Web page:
DWI First - Open Container
Brian Foley is a DWI lawyer and criminal defense attorney in Conroe, Texas representing people charged with DWI in Houston, Conroe, the Woodlands, and the surrounding area. A DWI first with an open container is very similar to a DWI first without an open container. The charge is still a class B misdemeanor and most of the defenses and strategies to win the case are nearly identical to other DWI cases depending on if the officer collected breath or blood.
What is an "open container"
In Texas an “open container” is defined by Texas Penal Code Section 49.031 as “a bottle, can, or other receptacle that contains any amount of alcoholic beverage and that is open, that has been opened, that has a broken seal, or the contents of which are partially removed.”
Under this definition a beer can which still has some beer left in it but has been tossed into the floorboard in the back of the vehicle would count as an “open container.” Other things that would count as an open container.
Opened liquor bottles
Wine bottle with the cork previously removed and put back into the bottle
A sonic cup with a slushy and alcohol mixed together with or without a lid
Beer cans or bottles with a broken seal
Can you get in trouble for having old beer cans in the bed of your truck?
Section 49.031 (b) makes it illegal to knowingly possess an open container in the passenger area of a vehicle. So what about beer cans that have been left in the bed of a truck? The passenger area of a motor vehicle means the area where the driver and passengers sit. It doesn’t include the glove box, or a locked container that isn’t really accessible to the passengers or driver. The term passenger area also does not include the trunk of a vehicle or the back part of an SUV if your vehicle doesn’t have a trunk. This allows you to transport an opened bottle of wine back to your home from a friend’s house without violating the open container provision. If you are not charged with a DWI but are only charged with Open Container under 49.031 then the offense is a Class C Misdemeanor and is one of only three offenses for which you CANNOT be arrested. The other two offenses are speeding and texting while driving. You may still be arrested for another offense if you violate the open container law and another law.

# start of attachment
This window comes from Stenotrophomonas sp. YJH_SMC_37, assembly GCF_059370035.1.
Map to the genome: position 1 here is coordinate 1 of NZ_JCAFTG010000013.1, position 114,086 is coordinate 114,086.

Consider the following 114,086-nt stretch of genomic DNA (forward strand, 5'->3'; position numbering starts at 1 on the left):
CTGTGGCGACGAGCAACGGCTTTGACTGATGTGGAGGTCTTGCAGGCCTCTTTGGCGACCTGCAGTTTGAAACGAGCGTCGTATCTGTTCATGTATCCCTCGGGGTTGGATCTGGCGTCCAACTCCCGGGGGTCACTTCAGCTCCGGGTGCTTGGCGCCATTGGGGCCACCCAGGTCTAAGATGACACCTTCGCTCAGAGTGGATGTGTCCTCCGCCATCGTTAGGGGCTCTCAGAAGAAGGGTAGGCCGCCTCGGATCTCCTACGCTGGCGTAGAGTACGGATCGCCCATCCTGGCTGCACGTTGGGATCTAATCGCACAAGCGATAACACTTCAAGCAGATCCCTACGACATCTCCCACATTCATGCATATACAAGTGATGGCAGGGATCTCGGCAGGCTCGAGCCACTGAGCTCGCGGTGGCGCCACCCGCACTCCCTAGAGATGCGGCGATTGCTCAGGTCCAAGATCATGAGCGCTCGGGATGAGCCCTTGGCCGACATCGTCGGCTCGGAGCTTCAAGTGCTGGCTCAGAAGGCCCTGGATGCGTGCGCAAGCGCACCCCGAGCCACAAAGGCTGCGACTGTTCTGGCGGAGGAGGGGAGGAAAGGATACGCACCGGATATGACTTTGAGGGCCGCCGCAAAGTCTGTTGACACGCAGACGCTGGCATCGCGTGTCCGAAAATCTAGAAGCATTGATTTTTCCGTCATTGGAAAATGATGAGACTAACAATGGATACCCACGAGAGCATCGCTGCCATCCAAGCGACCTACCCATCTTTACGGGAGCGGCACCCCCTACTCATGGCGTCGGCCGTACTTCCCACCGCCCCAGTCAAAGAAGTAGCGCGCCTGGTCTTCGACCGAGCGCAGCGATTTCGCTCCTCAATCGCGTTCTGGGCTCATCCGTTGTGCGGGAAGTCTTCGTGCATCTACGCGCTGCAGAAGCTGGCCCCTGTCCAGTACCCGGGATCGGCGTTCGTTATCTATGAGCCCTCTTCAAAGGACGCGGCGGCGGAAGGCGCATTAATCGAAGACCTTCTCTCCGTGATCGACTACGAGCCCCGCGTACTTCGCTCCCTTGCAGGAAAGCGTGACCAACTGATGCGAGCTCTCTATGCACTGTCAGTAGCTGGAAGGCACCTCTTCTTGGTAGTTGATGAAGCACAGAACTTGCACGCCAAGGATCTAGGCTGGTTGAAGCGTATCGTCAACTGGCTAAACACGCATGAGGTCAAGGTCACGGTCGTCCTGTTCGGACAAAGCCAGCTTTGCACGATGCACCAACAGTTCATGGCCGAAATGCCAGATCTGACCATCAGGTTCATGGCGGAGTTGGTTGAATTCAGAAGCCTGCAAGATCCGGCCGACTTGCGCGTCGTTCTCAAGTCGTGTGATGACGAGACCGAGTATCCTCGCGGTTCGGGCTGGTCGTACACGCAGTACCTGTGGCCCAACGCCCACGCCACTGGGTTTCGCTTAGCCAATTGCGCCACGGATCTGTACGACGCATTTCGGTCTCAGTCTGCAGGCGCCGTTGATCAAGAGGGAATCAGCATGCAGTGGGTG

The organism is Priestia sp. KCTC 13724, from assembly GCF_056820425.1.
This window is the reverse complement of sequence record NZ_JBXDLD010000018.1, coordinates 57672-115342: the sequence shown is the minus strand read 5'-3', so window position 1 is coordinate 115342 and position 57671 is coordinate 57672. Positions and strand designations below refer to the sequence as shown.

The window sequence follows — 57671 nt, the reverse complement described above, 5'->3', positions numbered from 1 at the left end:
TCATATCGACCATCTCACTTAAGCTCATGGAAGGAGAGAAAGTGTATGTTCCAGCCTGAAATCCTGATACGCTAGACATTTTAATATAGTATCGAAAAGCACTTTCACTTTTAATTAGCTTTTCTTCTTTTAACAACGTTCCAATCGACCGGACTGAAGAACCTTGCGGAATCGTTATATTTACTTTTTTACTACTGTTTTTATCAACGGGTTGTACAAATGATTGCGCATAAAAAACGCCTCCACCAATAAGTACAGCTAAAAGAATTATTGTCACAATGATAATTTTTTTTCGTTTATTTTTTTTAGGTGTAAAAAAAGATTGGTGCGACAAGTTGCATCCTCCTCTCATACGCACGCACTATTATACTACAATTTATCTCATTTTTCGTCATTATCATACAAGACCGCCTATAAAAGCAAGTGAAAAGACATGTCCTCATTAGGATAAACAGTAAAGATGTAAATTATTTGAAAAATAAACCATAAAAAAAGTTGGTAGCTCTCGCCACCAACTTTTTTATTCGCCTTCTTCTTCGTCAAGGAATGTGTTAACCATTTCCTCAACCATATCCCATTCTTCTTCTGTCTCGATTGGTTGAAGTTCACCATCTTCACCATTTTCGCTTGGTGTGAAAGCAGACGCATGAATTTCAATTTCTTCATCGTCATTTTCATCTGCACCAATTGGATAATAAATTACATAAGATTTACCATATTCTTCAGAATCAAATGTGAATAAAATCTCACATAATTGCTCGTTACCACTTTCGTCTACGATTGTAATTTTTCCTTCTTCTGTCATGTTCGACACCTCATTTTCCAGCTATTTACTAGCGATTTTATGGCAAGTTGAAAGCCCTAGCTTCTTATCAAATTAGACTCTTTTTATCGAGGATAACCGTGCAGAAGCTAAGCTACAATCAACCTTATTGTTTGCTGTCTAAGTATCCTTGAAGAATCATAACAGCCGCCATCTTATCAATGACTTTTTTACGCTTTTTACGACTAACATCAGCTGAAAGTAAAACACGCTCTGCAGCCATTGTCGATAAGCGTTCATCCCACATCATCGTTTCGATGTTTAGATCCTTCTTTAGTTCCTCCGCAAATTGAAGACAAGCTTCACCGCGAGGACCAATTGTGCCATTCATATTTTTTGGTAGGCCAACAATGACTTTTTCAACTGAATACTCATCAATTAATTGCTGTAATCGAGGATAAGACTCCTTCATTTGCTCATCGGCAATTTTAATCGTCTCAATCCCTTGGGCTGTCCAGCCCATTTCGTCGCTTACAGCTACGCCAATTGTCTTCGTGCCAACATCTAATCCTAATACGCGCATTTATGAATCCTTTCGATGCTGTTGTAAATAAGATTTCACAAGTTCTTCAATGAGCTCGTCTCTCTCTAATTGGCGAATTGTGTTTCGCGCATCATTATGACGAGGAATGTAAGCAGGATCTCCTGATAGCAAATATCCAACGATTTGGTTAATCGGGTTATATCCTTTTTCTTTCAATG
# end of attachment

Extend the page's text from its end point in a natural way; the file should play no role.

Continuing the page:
Can I go to jail for a DWI First – Open Container?
Texas Penal Code Section 49.04 (a) and (b) list the punishments for a Driving While Intoxicated charge. In Texas a first time DWI is punishable by a maximum of 180 days in jail and up to a $2,000 fine. DWI is different from most other class B misdemeanor charges because it also carries a minimum jail time of 72 hours.
Texas Penal Code Section 49.04 (c) increases the minimum jail time for a DWI from 72 hours to 6 days when there is an open container finding made by the Judge or Jury.
The law actually states “If it is shown on the trial of an offense under this section that at the time of the offense the person operating the motor vehicle had an open container of alcohol in the person's immediate possession, the offense is a Class B misdemeanor, with a minimum term of confinement of six days."
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